La economía española mejora su puntuación en los dos años de gobierno del PSOE, pasando de 2,36 en 2004 a 2,33 en 2006.
Hong Kong, la economía más libre del mundo
El estudio alaba la política económica del gobierno del Partido Popular: "muchos años de crecimiento rápido, caracterizados por la creación de empleo, reformas estructurales y una política fiscal sólida constituyen buena parte del legado del ex Primer Ministro español, José María Aznar. Durante el Gobierno de Aznar, la economía de España creció a una tasa anual promedio del 3,6 por ciento entre 1996 y 2003, mientras que el desempleo se redujo a la mitad, del 22 por ciento hasta cerca del 11 por ciento."
Sin embargo, "el nuevo Gobierno socialista no ha deshecho los logros de Aznar. En cambio, se centró en tratar con la región vasca, en la reforma social y en reorientar la política exterior de España en una dirección más pro-francesa y pro-germana".
El aspecto peor valorado en España es el de carga fiscal, que recibe una puntuación de 4,3. La mayoría de los aspectos considerados reciben puntuación de 2,0.
Finalmente, y como en tantos otros estudios sobre la economía española, se destacan las rigideces del mercado laboral: "Un área clave que necesita reforma es el mercado laboral, que de acuerdo con la Organización para la Cooperación y el Desarrollo Económicos (OCDE) es conocido por diferenciar marcadamente los trabajadores permanentes, que disfrutan de enormes beneficios, de los trabajadores temporales, que tienen poca estabilidad en el empleo".
Latinoamérica: Chile, una vez más, el líder destacado
En Latinoamérica no hay sorpresas: el primer puesto en cuanto a libertad económica lo ocupa Chile, el país que invariablemente ocupa la posición más favorable en la zona en todos los estudios económicos (sobre competitividad, corrupción, etc.) que se realizan.
El segundo puesto en Latinoamérica lo ocupa El Salvador, seguido de Costa Rica.
México figura en el puesto 60, con una tendencia a mejorar en los últimos años. Brasil figura en el puesto 81, registrando una sensible mejora en esta última edición (su puntuación global es de 3,08, frente a 3,20 en la edición de 2005). Según la fundación Heritage, por tanto, el gobierno de Lula no se ha traducido en un empeoramiento del grado de libertad económica, sino al contrario.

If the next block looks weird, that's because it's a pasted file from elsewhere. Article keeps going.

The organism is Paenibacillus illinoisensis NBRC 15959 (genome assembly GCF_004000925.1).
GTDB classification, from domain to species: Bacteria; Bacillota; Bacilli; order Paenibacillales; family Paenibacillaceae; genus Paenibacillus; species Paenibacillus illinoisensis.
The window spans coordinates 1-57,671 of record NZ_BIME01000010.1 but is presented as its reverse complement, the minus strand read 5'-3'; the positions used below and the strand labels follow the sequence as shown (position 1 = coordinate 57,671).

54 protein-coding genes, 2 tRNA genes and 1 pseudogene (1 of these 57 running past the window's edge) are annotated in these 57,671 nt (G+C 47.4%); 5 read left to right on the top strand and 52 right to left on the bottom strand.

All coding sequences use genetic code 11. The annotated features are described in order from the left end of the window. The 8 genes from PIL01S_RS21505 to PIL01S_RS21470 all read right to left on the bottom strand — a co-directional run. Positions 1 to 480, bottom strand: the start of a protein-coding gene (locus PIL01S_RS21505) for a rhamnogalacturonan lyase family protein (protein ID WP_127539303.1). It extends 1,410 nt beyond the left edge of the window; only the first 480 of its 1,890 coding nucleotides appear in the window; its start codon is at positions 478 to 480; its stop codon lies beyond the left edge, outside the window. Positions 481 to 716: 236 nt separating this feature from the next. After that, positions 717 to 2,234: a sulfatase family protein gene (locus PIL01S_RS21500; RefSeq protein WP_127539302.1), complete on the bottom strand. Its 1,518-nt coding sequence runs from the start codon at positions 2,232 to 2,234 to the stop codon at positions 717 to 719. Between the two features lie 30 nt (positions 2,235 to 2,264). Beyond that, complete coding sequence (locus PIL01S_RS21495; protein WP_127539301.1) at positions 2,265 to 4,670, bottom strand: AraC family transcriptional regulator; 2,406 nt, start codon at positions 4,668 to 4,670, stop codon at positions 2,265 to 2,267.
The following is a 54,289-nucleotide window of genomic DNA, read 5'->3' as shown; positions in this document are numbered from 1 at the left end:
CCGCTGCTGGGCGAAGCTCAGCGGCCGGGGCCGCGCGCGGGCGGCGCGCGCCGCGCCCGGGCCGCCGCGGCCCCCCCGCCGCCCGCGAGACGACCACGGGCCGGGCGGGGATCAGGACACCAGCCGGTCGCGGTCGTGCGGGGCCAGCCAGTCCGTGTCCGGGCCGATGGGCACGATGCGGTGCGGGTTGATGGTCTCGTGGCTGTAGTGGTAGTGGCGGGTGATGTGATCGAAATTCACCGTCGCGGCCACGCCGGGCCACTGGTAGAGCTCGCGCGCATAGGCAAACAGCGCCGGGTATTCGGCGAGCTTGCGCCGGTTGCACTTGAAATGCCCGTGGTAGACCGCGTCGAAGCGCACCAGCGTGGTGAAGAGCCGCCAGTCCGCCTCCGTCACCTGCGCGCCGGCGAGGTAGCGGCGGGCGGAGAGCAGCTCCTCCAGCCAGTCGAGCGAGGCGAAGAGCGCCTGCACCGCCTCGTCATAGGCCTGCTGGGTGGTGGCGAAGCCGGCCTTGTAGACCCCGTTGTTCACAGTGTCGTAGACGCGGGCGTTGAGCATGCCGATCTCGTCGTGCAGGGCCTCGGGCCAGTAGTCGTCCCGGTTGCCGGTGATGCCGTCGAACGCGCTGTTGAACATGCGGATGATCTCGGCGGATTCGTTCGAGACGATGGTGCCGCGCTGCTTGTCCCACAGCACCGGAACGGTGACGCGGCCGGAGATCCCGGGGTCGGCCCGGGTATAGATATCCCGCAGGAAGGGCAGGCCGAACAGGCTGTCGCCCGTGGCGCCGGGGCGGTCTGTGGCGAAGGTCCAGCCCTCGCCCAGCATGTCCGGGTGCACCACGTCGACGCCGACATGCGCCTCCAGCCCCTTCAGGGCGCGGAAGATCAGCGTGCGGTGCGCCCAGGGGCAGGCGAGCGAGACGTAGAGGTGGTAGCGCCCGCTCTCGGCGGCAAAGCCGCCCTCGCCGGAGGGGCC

Argentina y Venezuela, sin embargo, ocupan puestos muy atrasados, y con una clara tendencia regresiva. Argentina figura en el puesto 107. Su puntuación cae de 2,28 en el año 2000 a 3,30 en 2006.
Venezuela, por su parte, ocupa uno de los últimos puestos de la tabla, el 152. Su puntuación ha pasado de 3,38 en el año 2000 a 4,16 en 2006.
Cuba ocupa también uno de los últimos puestos, el 150, pero su puntuación mejora en los últimos años.

Curso online sobre Negocios con China
Cerca de 20 alumnos ya siguen el curso online sobre Negocios con China, que Iberglobal ha lanzado en colaboración con China Consultants.
Planteado con una orientación práctica, y con un calendario abierto (se puede comenzar en cualquier momento, y el alumno lo realiza al ritmo que estima más oportuno), el curso ofrece las claves para trabajar en el mercado chino. Además, el curso ofrece una extensa documentación de gran utilidad, y la posibilidad de consultas con especialistas en este mercado. Más...

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Saturday, December 31, 2005

Another good PBS documentary...

This is a good summary of what was, became and is right now... PBS seems to be an unbiased source of information, so I give them credit for the story...

Episode 1
A global economy, energized by technological change and unprecedented flows of people and money, collapses in the wake of a terrorist attack .... The year is 1914.

Episode 2

As the 1980s begin and the Cold War grinds on, the existing world order appears firmly in place. Yet beneath the surface powerful currents are carving away at the economic foundations.

Episode 3

With communism discredited, more and more nations harness their fortunes to the global free-market. China, Southeast Asia, India, Eastern Europe, and Latin America all compete to attract the developed world's investment capital, and tariff barriers fall. In the United States Republican and Democratic administrations both embrace unfettered globalization over the objections of organized labor.

read the rest of the Episodes here